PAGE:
In addition, Alibaba has also taken up an option of a 33% equity stake at the expense of a right to 37.5% of the pre-tax profit of Ant group (McMorrow Et al., 2020).


The Fintech sector in China has grown rapidly over the last few years, a phenomenon in contrast with the country’s traditional financial sector which is still underdeveloped when compared with other large economies. Thanks to this, nowadays some of China’s cities, like Shanghai and Shenzhen, represent concrete competitors for established financial centres such as New York and London. In 2016, when the size of the country’s internet finance sector was more than USD 1.8 trillion, eight of the world’s 27 ‘unicorns’ were Chinese companies and four of the top ten public internet companies in the world were also from China – these were Alibaba, Tencent, Baidu and JD (Ngai et al., 2016).

Source: Nikkei Asian Review

In terms of Ant Group, Alipay has a strong presence within China, with a 55% share in the country’s total mobile payment market compared to 39% held by the next largest competitor, WeChat Pay, which is owned by Tencent (see chart below). In addition, the company is extensively involved in other areas of the Chinese Financial system, with wealth management, online lending and insurance contributing to over 50% of its revenue. Furthermore, the company also runs the Tianhong Yu’e Bao money market fund, which a total of 600M Chinese – roughly 50% of the total population – have an investment in.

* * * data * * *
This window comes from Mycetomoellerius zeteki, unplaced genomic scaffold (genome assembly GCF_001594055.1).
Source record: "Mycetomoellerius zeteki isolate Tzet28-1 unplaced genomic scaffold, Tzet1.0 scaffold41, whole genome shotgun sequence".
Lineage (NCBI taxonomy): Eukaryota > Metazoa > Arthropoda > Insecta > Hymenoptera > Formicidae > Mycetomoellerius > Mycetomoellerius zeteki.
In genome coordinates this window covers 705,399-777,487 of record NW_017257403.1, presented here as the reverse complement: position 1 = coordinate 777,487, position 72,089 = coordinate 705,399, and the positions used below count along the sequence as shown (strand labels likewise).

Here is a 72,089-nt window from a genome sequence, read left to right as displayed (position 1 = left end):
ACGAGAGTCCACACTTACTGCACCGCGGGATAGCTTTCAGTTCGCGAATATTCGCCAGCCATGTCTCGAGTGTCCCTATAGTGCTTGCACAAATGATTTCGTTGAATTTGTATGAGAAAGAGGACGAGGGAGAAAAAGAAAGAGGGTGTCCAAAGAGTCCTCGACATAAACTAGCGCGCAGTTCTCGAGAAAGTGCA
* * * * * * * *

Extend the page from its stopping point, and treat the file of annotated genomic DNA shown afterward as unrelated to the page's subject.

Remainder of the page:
The remarkable success and expansion of the Chinese FinTech industry, with particular regard to mobile payments, were allowed by a combination of factors and government policies. Firstly, the Chinese financial sector is relatively loosely regulated, representing a fertile environment for Fintech firms. Moreover, barriers to entry and in some cases outright exclusion of foreign firms has fostered the rise of domestic startups and giants alike. Thirdly, the widespread willingness of Chinese consumers – especially those born in the 80’s and 90’s, which are the greater users of digital financial services – to share their personal data with FinTech companies has facilitated the expansion of ever more targeted services (Preen et al., 2017).


No official offer date has been scheduled for the joint listing by Ant Group yet, however an October listing is being targeted and banks such as JP Morgan, Citi and Morgan Stanley have been hired to both underwrite and manage the IPO (Tudor-Ackroyd, 2020). In addition, there is also significant pressure being exerted by Ant group to move the IPO forward as it will allow the company to carry greater favour with Bureaucrats in mainland China. 

At the moment, there is some significant political risk with the IPO. Indeed, the Hong Kong Autonomy Act signed into law on the 14th of July by President Trump could affect Hong Kong’s position as a global financial hub (Hansson Et al., 2020). By revoking Hong Kong’s preferential trade status, it could limit the potential for outside investment as it requires Donald Trump to impose sanctions on individuals and entities assisting in Beijing’s implementation of its new national security law as well as on foreign financial institutions engaging in important financial transactions with those individuals and entities. 

The state council antitrust committee have also been considering an investigation into Ant Group and whether or not it has used its market leading position to block competition. The investigation was formally recommended by the People’s Bank of China in the second quarter and is being taken very seriously by the council (Brown, 2020). Although no formal investigations have been announced yet, the committee have been gathering information for the past month and any formal announcement is likely to be a significant damper on the prospects of an Ant Group IPO.